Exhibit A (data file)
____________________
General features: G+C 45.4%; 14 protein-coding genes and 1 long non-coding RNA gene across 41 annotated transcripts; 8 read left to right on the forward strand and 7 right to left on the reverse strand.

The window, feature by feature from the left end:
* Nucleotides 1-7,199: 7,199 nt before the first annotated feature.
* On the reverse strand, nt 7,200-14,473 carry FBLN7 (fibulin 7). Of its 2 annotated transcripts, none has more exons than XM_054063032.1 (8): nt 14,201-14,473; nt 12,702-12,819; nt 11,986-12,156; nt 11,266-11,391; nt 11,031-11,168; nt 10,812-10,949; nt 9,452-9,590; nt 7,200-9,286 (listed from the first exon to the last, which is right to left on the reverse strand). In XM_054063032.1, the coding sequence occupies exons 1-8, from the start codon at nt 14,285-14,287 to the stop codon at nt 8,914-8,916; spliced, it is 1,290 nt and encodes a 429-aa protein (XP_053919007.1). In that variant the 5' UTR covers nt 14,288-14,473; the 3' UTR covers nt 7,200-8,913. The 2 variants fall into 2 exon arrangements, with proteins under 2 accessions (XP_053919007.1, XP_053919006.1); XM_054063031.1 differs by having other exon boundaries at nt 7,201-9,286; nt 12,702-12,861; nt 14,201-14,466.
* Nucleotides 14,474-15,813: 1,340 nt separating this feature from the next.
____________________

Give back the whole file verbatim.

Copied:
General features: G+C 45.4%; 14 protein-coding genes and 1 long non-coding RNA gene across 41 annotated transcripts; 8 read left to right on the forward strand and 7 right to left on the reverse strand.

The window, feature by feature from the left end:
* Nucleotides 1-7,199: 7,199 nt before the first annotated feature.
* On the reverse strand, nt 7,200-14,473 carry FBLN7 (fibulin 7). Of its 2 annotated transcripts, none has more exons than XM_054063032.1 (8): nt 14,201-14,473; nt 12,702-12,819; nt 11,986-12,156; nt 11,266-11,391; nt 11,031-11,168; nt 10,812-10,949; nt 9,452-9,590; nt 7,200-9,286 (listed from the first exon to the last, which is right to left on the reverse strand). In XM_054063032.1, the coding sequence occupies exons 1-8, from the start codon at nt 14,285-14,287 to the stop codon at nt 8,914-8,916; spliced, it is 1,290 nt and encodes a 429-aa protein (XP_053919007.1). In that variant the 5' UTR covers nt 14,288-14,473; the 3' UTR covers nt 7,200-8,913. The 2 variants fall into 2 exon arrangements, with proteins under 2 accessions (XP_053919007.1, XP_053919006.1); XM_054063031.1 differs by having other exon boundaries at nt 7,201-9,286; nt 12,702-12,861; nt 14,201-14,466.
* Nucleotides 14,474-15,813: 1,340 nt separating this feature from the next.